I will stipulate that compressing the life of one of the most important and influential artists of the 20th Century is no easy task. Satisfying all audiences is impossible. The creators of a big, meant-for-Broadway musical must omit fun, interesting and clever bits of story and information, and too, they must simplify and consolidate large swaths of time. Important events must be prioritized, and ultimately potentially upsetting choices will be made. To do all this, they must utilize creative license as they cut and even fictionalize small bits of the examined life. And yet with all those understood caveats, I can’t imagine a worse, more mundane effort than the musical take on the life of Charlie Chaplin, closing on Broadway this Sunday.
I’ve missed several shows this season that I’ve been dying to see. Most notably, I’m saddened that I won’t have the chance to see what I understand is an astounding production of Clifford Odets’s Golden Boy that will close days before I return from an out-of-this-hemisphere vacation. But when I heard Chaplin: The Musical had announced its closing last month, I made sure I didn’t miss it.
I love movies. I love theater. I love silent movies, and I’ve thoroughly enjoyed Chaplin’s films for years. I don’t consider myself an expert on Chaplin’s life and career, but I know enough to be baffled by many of the choices -- both inclusions and omissions -- made by librettist and composer Christopher Curtis who co-wrote the book with three-time Tony winner Thomas Meehan (The Producers, Hairspray and Annie). Meehan’s impressive credits can’t obscure the colossal storytelling mess that has inhabited the stage at the Ethel Barrymore Theater the past few months.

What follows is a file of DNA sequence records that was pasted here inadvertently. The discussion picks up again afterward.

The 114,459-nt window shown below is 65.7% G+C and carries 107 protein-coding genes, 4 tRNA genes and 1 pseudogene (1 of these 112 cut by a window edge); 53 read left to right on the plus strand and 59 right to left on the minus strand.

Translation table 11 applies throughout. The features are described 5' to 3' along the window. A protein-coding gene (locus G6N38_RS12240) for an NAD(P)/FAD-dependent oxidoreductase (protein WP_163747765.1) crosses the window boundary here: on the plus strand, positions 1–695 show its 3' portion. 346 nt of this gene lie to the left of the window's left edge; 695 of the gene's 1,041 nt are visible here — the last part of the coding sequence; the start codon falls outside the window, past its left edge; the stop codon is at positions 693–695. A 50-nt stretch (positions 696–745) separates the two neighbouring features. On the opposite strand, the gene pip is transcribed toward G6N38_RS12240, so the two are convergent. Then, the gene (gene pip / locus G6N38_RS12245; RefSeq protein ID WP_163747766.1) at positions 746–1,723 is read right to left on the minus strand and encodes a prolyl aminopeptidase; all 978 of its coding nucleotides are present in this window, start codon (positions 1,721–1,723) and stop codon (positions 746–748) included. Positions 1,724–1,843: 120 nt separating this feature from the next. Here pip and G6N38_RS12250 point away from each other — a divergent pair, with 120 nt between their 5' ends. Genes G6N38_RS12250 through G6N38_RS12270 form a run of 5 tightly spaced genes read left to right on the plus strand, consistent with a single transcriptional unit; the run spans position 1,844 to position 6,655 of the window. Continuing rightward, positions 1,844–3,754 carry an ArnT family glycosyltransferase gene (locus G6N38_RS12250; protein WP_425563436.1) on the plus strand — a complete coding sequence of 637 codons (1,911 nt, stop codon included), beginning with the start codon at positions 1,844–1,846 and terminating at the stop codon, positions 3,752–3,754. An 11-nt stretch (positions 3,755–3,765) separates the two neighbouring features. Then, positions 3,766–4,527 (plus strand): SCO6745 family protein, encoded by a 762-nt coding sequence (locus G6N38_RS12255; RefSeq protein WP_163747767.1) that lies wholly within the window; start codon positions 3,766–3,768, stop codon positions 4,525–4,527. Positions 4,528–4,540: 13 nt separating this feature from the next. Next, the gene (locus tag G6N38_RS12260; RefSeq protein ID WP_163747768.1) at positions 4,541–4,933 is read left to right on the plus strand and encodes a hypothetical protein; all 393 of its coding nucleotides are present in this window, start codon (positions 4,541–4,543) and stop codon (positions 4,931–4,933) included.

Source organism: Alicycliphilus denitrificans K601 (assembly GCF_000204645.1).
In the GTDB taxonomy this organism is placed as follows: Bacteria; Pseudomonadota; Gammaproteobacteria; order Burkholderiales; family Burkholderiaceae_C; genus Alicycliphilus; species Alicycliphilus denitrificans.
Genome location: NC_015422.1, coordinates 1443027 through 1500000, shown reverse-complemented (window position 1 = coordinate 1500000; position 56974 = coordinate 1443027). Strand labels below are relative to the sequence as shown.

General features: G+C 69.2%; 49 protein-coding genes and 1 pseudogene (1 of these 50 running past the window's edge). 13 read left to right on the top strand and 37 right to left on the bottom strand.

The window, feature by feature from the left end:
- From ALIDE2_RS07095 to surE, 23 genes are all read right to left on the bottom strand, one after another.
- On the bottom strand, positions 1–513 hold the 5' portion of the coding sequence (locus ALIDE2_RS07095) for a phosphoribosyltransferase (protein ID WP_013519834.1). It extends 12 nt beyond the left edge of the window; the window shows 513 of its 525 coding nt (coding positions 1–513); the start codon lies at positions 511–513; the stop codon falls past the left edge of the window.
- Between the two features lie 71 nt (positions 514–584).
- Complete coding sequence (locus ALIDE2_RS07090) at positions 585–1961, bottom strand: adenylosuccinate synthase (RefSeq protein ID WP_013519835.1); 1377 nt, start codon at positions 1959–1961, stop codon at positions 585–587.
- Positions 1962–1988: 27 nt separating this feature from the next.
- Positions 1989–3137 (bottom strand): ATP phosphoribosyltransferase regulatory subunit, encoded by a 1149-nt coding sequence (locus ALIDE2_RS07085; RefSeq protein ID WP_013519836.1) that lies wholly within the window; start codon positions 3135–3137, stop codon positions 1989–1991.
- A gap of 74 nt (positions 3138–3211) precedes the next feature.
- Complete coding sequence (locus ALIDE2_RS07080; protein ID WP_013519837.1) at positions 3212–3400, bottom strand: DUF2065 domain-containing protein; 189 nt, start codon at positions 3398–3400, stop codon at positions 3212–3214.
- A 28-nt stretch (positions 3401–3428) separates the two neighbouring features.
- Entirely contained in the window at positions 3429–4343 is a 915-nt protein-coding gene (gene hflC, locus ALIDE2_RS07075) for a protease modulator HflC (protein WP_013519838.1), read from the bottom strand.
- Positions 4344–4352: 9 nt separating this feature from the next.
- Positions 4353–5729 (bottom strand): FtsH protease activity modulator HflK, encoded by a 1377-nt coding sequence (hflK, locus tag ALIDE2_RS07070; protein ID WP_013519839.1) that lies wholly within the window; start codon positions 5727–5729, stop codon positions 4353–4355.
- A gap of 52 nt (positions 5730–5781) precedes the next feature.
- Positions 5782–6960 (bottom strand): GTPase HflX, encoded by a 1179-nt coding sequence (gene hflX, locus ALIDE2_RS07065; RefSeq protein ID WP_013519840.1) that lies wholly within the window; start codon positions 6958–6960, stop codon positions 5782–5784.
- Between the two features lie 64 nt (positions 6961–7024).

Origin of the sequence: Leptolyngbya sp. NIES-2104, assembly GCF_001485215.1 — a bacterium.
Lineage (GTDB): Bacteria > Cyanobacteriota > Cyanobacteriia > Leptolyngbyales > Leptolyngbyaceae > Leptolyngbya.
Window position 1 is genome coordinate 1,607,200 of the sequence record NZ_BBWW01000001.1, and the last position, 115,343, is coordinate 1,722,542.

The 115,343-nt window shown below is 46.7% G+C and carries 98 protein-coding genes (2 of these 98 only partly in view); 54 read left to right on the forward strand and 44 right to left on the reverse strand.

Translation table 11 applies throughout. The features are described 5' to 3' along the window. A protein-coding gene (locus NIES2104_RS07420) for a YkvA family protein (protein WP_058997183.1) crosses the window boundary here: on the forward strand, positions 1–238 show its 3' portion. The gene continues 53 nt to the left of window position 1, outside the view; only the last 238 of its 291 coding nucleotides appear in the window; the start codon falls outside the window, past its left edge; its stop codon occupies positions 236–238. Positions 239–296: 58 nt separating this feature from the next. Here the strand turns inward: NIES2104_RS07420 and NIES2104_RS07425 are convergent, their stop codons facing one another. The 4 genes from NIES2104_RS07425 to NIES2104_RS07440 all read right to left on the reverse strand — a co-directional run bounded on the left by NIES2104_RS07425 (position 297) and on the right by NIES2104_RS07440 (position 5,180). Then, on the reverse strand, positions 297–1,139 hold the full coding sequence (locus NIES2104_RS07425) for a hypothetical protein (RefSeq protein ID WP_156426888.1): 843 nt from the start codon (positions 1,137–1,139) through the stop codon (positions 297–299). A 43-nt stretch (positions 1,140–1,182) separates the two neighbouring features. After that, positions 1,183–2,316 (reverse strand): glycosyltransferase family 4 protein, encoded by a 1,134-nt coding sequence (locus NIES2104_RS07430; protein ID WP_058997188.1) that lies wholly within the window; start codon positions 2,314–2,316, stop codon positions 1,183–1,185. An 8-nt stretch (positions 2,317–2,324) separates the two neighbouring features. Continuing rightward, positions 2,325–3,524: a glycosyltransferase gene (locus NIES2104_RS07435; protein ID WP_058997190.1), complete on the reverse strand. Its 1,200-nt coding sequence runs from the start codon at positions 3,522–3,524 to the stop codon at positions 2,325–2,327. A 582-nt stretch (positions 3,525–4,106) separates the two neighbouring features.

Broadway has long been home to weak shows featuring amazing talent, and Chaplin’s primary (and sole) strength fits neatly into this scenario. Rob McClure’s works hard to save this show with his central, titular performance. He captures the essence and spirit of Charlie Chaplin as thoroughly as Robert Downey Jr. did in Richard Attenborough’s 1992 biopic, but McClure has the added quality of looking remarkably like the man who was Hollywood’s biggest star and arguably one of the three or four most important filmmakers of the silent era.
Try as he might, and as impressive as his combined interpretation and mimicry often are, the rest of Chaplin provides a formulaic, inconsistent and often false storyline that shoots for the salacious at every turn. The show’s book lacks any subtext placing every bone in the plot’s skeleton front and center, with anvil-dropping obviousness, just in case the audience misses the point.
- Charlie’s mom teaches him how to make-up stories about people they see on the streets; dreaming about other lives, and thereby training him to make-up stories to perform through mimicry.
- Charlie’s mom descends into madness, abandoning him and his older brother Sydney.
- Charlie begins creating characters to make others laugh even as he never recovers from the loss of his mother; but he’s too pained to even go visit here and experience her inability for her to recognize him. No wonder he tries to inhabit characters and other lives.
- Charlie is discovered and goes to America to work for Max Sennett.